Coffee’s On. The weekly Internet show Sunday Morning Coffee With Jeff  kicked off its sixth season last Sunday. Host/producer Jeff Kelley is back with his offbeat commentary, and has created some fun graphics to go with a new batch of regular features. Longtime contributor Willy Deal resumed his search for live entertainment in his On The Road segment and once again found local copy band Goin’ South. One of my favorite things over the past few years has been Jeff’s Dance Party, a mashup of an obscure garage rock song from the 1960s and an even older film of people dancing. Sometimes the juxtaposition is hilarious, and it’s always fun. Kelley wants to add some spice to the segment by having people send in videos of themselves introducing it. Just a quick, “And now here’s Jeff’s Dance Party,” kind of like the promo spots they run on PBS. Anyone interested can contact Kelley at

I wrote and performed over 40 bits for the second through fourth seasons of Coffee (21 for Manchester Gallery alone) but after my camera person/editor moved on to better things, I’ve been struggling to contribute. Kelley, Deal, and I have kicked around some skit ideas, so hopefully we'll have something brewing soon. If not, I may monopolize the Jeff’s Dance Party intros.

Thursday, September 12, 2013

Won't You Please Come To Chicago?

Looking back on the number of years I’ve been interviewing performers, my favorite moment came during a telephone conversation with Graham Nash. I was writing a feature on him for the Illinois Entertainer, and mentioned that he seemed equally comfortable writing a heartfelt love ballad or a protest song about the mistreatment of whales. Nash then described how the inspiration for “To The Last Whale” came to him while he and David Crosby were sailing on Crosby’s boat, and one of the magnificent beasts came to the surface nearby. My interview with Nash was only a half hour long; I felt like I could listen to his tales for hours.

Next week, Nash will be sharing a great deal of his perspective on protest music, the British Invasion, the Woodstock generation, and the various women he’s fallen in love with over the years. He’ll be discussing his new autobiography, Wild Tales: A Rock And Roll Life (currently available for pre-order on his website and Amazon) with author Bob Spitz on Monday, September 16th at the Library Of Congress in Washington, D.C. A book signing session will follow afterward.

I’d like to think Nash will be promoting his book in Chicago and other cities, but he might have trouble finding enough time. He’s also embarking on a solo tour titled An Evening With Graham Nash that will visit various cities on the East and West Coasts. Some dates have already sold out. Then there are the Crosby, Stills, Nash and Young gigs at the 27th Annual Bridge School Concerts at Shoreline Auditorium in Mountain View, CA on October 26th and 27th. And if that isn’t enough to please Graham Nash fans, there will be a new Crosby, Stills, Nash and Young live box set coming out in early 2014.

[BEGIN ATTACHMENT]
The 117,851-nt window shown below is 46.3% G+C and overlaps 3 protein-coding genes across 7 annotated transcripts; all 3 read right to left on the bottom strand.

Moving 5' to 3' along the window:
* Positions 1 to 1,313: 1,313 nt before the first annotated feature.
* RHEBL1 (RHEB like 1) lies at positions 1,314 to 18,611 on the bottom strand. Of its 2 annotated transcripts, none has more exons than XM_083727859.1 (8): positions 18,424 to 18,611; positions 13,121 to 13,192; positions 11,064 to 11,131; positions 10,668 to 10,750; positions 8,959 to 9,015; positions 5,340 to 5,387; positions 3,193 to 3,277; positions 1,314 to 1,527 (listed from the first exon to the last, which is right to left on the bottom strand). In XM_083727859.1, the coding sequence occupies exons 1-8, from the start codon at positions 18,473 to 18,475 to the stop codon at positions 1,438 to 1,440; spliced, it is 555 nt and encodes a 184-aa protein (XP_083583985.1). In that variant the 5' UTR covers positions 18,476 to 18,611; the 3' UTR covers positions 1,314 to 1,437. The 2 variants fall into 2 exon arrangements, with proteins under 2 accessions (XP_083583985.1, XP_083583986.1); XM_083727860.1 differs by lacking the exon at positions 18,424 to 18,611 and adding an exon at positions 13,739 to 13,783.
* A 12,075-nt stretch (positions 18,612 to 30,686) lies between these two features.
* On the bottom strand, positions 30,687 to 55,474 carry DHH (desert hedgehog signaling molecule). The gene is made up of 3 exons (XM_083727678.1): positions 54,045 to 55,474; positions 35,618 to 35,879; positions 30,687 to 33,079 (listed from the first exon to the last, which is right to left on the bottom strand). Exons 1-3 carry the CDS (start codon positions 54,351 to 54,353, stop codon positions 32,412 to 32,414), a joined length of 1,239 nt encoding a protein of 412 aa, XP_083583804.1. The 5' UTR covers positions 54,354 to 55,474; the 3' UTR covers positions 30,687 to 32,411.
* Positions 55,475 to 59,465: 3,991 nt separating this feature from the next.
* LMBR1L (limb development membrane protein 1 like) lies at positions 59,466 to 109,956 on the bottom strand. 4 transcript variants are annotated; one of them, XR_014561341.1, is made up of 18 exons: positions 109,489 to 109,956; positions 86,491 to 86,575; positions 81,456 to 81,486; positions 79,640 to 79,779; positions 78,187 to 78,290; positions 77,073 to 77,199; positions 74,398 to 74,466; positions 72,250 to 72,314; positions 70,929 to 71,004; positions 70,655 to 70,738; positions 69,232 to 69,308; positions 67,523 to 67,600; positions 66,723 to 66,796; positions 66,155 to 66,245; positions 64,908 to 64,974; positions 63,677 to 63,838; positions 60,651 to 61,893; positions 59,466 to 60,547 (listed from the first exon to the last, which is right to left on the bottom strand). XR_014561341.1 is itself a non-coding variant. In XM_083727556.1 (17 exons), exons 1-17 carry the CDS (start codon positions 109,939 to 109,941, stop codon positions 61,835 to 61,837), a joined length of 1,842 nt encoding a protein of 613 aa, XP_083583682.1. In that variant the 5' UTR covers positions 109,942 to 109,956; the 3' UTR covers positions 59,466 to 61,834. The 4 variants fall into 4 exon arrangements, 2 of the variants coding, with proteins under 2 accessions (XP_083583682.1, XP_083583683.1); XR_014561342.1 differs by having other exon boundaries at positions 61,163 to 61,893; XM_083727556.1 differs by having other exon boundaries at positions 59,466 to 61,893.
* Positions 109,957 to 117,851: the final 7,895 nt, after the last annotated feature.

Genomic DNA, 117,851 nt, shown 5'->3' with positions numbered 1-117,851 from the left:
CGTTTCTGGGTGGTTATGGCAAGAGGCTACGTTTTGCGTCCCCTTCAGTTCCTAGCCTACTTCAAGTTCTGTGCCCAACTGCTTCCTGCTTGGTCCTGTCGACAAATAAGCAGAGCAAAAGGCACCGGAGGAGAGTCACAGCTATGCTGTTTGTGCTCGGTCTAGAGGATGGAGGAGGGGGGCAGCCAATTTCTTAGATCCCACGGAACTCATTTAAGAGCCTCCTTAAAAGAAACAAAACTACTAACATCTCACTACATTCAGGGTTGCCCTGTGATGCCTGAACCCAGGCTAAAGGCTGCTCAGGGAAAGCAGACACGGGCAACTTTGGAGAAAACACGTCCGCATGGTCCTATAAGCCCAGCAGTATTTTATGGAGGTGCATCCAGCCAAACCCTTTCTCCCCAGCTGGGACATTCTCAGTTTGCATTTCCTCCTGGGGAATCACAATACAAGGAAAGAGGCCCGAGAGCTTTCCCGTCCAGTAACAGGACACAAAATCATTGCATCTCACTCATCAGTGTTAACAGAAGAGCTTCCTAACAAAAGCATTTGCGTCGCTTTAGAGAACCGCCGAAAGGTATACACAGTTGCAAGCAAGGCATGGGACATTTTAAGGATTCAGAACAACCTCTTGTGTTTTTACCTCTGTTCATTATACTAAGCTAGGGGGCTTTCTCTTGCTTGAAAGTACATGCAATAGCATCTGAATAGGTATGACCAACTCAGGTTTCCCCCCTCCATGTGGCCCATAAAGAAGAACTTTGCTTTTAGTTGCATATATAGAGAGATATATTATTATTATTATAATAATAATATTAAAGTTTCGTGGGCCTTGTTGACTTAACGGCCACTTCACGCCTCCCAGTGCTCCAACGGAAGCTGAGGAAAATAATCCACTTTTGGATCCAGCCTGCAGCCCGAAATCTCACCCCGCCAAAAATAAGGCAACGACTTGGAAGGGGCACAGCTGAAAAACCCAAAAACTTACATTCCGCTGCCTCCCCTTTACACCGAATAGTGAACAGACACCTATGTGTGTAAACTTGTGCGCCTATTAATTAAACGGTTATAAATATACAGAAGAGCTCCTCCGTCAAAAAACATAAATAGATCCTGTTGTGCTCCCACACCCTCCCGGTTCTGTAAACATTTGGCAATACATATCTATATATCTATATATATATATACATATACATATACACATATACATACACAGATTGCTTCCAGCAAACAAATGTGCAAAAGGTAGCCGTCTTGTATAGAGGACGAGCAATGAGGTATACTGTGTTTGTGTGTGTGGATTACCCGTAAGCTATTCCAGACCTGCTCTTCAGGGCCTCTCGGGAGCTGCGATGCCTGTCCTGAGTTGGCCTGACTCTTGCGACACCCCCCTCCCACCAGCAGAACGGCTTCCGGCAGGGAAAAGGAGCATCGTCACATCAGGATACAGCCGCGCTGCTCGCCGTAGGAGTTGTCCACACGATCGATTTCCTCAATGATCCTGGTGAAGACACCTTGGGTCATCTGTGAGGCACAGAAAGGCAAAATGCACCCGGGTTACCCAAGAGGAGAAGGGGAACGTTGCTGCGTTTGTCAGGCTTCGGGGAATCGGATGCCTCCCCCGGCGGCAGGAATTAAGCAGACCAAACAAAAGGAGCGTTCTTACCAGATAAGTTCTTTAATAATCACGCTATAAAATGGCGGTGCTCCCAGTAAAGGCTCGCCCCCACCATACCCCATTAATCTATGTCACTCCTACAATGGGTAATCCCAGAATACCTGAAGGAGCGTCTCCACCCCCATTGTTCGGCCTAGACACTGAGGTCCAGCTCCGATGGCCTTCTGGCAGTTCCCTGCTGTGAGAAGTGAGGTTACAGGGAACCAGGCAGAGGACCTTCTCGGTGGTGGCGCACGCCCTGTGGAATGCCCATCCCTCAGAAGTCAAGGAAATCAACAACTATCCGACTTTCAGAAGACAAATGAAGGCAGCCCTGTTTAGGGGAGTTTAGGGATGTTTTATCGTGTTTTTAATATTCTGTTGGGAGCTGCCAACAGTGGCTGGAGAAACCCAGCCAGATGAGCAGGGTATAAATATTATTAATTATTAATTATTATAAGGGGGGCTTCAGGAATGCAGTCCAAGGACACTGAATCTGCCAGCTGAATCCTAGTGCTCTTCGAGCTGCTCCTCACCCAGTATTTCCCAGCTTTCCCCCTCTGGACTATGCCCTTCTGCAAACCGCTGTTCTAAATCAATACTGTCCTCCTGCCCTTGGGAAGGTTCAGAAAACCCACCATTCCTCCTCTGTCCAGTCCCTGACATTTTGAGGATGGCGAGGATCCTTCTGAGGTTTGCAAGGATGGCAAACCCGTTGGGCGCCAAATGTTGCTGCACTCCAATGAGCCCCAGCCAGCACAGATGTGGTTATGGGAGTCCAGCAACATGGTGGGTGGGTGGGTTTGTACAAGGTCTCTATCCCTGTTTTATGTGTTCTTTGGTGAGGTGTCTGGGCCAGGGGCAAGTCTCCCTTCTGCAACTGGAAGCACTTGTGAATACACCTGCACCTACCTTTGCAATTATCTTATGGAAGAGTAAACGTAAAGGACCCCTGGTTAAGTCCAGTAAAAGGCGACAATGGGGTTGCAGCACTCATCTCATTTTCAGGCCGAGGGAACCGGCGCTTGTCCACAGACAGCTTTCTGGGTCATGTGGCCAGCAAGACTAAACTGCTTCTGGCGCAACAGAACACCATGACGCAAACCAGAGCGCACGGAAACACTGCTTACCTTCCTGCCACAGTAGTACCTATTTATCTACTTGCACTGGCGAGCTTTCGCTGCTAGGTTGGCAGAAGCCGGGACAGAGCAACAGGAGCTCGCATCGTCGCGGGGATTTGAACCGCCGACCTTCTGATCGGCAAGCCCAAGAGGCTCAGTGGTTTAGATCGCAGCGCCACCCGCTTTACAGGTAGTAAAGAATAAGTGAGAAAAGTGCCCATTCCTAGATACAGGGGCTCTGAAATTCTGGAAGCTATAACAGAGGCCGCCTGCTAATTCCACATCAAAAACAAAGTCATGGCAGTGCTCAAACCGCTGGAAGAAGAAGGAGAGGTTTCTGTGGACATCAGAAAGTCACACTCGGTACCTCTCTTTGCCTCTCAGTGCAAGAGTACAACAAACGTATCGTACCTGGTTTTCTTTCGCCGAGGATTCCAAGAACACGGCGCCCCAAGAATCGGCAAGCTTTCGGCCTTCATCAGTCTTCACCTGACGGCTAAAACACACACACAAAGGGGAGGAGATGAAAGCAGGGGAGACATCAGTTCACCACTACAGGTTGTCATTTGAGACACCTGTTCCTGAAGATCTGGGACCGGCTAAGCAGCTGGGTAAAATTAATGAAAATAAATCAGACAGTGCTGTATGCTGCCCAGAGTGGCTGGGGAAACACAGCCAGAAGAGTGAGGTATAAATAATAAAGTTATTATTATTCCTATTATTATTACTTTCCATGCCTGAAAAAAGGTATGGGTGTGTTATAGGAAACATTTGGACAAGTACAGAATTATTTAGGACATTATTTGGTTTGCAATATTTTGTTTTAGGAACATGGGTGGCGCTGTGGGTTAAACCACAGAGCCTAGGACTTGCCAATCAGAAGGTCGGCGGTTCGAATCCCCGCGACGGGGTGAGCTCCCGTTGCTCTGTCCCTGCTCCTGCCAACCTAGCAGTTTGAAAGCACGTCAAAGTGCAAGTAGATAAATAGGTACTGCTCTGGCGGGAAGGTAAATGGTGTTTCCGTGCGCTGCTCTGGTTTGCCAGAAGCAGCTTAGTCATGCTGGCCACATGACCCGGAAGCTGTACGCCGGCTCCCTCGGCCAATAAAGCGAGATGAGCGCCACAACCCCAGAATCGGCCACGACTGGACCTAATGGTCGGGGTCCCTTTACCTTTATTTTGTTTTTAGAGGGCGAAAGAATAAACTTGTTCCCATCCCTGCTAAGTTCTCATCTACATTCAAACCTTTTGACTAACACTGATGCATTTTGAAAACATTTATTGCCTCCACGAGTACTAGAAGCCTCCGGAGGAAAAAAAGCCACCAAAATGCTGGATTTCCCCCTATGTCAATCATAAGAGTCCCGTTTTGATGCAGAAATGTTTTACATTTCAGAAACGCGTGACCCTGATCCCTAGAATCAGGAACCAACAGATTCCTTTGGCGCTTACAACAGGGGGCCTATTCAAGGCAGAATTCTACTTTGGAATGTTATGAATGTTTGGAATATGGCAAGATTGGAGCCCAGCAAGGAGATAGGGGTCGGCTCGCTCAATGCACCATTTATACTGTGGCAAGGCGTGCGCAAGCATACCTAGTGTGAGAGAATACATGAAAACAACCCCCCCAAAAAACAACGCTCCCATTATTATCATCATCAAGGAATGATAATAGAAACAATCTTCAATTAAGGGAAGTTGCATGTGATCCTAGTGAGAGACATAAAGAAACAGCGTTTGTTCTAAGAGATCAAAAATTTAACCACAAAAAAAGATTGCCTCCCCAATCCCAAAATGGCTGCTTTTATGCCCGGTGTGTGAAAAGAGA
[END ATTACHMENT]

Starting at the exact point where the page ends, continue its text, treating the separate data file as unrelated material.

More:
Tuesday, September 10, 2013

Case And Collins Perform (Separately) In The Chicago Area/Brent Puls Benefit Album

Chicago Has Some Nerves! As mentioned in last Friday’s Slumgullion here on BHT, singer-guitarist Peter Case from the legendary punk/power pop trio The Nerves has a solo gig at FitzGerald’s in suburban Berwyn this Thursday night. Now comes word via Facebook (thanks, Martha Westbrook) that another former Nerve, Paul Collins, will be performing at The Ultra Lounge on north Milwaukee Avenue tonight. Collins also led The Paul Collins Beat and released the very impressive King Of Power Pop CD a while back. Case and Collins tried a joint tour not too long ago, but things didn’t work out. So seeing Case and Collins within two days of each other might have to suffice for Nerves fans.

A Brentifit Album. A number of Los Angeles and Chicago musicians have put together a digital album to help Brent Puls put a serious dent in the medical bills he’s currently faced with due to his recent treatment for a longtime stomach ailment. Puls is now based in L.A., but he’s well known in Chicago for his work with the popular funk rock club band, Bumpus. Singer Rachael Yamagata and other former members of Bumpus have contributed tracks, along with Joe Pug, Birdy On The Moon (with Wilco’s Pat Sansone), JC Brooks and The Uptown Sound, Tom Schraeder, and Rivals Of The Peacemaker. The suggested price for the 19-track digital album is $10, but contributors are definitely welcome to pay more.

Monday, September 9, 2013

CD Review: Beki Hemingway - I Have Big Plans For The World